In the past two decades, Colorado has experienced wildfires, sustained droughts, and intense flood events – natural hazards that have had significant impacts on the Colorado economy. The State of Colorado recognizes that these hazards can be exacerbated as climate change intensifies the severity of events, and a growing population puts more people into harm’s way. In response, the Colorado Department of Public Safety, in collaboration with the Colorado Water Conservation Board and FEMA, commissioned a statewide assessment of current and future risks from flood, drought, and wildfire. The project expresses risk in terms of monetary impacts to select sectors of the Colorado economy, including private housing, public infrastructure, agriculture, and tourism. The information assembled can be used to stimulate the implementation of smart adaptation strategies and policy frameworks that strengthen vulnerable sectors in a rapidly changing environment. The analysis, led by Lynker Technologies, takes a probabilistic approach to quantify and monetize current risks in terms of expected annual damage (EAD). Models of each sector’s vulnerability to flood, drought, or wildfire were run with future climate and population conditions to estimate how those expected damages might change by the year 2050. For flooding and wildfire, the impacts to commercial buildings, residential buildings, and infrastructure are similar to the types of impacts that Hazus is designed to quantify and follow the Hazus methodologies closely. For drought, the monetary impacts focused on reduced economic output from agriculture and recreation.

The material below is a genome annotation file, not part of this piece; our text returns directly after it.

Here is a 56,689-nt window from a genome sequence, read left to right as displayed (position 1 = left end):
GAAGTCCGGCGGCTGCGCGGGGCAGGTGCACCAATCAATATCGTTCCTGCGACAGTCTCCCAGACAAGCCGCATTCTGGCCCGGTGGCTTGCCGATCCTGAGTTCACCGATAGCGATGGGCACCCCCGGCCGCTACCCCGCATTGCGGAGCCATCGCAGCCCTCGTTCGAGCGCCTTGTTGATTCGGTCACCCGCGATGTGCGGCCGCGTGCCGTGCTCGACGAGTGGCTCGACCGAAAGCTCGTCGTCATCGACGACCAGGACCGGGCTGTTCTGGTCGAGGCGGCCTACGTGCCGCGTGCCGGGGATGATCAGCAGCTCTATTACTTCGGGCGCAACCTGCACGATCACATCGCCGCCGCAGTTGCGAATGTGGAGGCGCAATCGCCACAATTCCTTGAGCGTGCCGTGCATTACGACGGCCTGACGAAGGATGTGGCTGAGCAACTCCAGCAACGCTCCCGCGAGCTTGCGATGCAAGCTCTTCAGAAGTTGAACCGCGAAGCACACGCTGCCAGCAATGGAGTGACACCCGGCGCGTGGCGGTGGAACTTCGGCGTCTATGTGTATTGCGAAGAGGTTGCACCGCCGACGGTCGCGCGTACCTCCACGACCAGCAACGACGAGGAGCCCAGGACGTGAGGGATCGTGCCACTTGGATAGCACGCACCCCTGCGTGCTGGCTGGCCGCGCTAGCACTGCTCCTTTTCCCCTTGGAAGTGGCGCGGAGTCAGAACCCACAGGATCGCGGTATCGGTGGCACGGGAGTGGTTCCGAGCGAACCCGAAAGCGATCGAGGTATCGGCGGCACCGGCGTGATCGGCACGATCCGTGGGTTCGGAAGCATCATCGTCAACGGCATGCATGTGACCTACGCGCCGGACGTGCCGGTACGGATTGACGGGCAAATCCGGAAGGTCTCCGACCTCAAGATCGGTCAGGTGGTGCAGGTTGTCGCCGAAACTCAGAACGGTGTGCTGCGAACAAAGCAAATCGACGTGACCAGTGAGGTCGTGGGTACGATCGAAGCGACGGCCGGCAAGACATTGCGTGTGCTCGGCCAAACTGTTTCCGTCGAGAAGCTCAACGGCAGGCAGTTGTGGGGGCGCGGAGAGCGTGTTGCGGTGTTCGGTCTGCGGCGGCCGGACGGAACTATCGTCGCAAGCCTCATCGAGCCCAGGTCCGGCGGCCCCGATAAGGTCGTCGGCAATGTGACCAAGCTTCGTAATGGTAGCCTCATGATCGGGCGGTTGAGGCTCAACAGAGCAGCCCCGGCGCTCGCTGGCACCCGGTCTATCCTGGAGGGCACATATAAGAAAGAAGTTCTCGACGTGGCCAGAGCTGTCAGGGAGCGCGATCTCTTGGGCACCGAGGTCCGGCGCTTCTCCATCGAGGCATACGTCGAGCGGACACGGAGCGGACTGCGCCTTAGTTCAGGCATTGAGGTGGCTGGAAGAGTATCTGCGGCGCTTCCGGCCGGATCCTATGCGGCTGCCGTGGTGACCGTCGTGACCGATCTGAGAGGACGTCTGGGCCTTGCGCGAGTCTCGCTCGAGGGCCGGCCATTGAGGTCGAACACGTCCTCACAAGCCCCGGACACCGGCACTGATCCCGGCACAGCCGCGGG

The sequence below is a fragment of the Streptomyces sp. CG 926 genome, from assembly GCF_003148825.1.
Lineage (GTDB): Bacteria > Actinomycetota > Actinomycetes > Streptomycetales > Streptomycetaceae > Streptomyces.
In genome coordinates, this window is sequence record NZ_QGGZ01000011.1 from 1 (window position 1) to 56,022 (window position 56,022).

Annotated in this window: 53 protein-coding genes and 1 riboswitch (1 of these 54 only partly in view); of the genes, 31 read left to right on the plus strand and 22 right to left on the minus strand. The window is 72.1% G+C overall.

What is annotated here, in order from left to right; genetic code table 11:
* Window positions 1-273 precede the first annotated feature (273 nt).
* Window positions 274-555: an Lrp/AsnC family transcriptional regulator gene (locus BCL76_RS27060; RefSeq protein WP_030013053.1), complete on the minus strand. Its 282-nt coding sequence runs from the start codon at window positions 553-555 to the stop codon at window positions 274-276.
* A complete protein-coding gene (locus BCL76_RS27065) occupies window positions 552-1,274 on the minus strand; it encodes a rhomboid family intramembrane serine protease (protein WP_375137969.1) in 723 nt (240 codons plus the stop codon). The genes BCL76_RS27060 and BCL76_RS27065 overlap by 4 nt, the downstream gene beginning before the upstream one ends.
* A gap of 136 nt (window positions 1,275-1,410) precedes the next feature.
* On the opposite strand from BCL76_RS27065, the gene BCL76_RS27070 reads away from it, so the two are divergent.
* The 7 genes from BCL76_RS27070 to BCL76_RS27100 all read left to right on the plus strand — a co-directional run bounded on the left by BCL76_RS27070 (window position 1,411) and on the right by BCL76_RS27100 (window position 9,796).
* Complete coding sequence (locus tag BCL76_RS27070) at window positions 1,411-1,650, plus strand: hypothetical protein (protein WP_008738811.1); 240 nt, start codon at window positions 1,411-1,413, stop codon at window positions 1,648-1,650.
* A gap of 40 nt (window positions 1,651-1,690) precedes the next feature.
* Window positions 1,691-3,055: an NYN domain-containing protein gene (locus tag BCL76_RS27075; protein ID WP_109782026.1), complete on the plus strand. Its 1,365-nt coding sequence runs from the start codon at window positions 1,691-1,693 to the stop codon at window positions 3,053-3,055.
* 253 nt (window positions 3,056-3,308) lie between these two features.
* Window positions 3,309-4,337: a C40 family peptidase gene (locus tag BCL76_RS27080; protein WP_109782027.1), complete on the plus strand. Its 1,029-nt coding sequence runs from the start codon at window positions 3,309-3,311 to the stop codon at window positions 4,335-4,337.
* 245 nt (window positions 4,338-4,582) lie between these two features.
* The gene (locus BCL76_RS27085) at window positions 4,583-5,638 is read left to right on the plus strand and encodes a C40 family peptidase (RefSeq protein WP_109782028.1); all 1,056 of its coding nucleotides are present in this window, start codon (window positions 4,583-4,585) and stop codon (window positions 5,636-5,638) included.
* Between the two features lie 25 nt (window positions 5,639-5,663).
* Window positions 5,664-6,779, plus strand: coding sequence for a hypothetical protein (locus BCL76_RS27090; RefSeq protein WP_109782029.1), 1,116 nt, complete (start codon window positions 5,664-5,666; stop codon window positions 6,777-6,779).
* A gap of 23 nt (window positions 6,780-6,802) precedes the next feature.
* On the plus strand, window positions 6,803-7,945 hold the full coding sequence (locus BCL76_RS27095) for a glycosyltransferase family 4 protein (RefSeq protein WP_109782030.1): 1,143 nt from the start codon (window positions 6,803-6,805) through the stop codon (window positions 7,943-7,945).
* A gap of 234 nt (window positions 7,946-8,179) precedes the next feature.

As a semi-arid, headwater state with terrain ranging from the High Plains to Rocky Mountains, Colorado is exposed to major economic impacts from floods, droughts, and wildfires. Recent events such as the 2013 flood, the 2002 drought, and 2012 wildfire season are examples of the physical magnitude and economic damages such hazards can exact. These extreme events are becoming more severe and potentially more frequent as global climate dynamics change regional patterns.
Researchers expect floods to increase in severity, droughts to deepen and become more spatially expansive, and wildfire seasons to become longer with more acres burned in a warming climate. In addition, Colorado’s growing population is projected to reach between 7.7 and 9.3 million by 2050. With more residents comes greater natural hazard exposure if floodplain margins become developed, agricultural land shrinks, and the number of people in the wildland urban interface increases.
The first step to understanding and preparing for these events is to assess the possible risks—both now and in the future. This is done by quantifying the difference in economic costs between historic relationships and modeled future scenarios. Tasked by the Colorado Department of Public Safety to perform such an analysis, the objective of this project is to estimate the expected costs of floods, droughts, and wildfires to a selection of economic sectors under historic and future climate and population scenarios.
These sectors varied by the hazard being examined. For flooding, we evaluated impacts to buildings and bridges. For drought, we examined agricultural—crops and cattle—and outdoor recreation—skiing and rafting—impacts. For wildfire, we again analyzed buildings and also computed the cost of suppression, which is the amount the state spends to fight and extinguish ongoing fires. In total, we analyzed eight sectors, all of which have experienced observed economic damages in the tens of millions to billions of dollars due to natural hazards.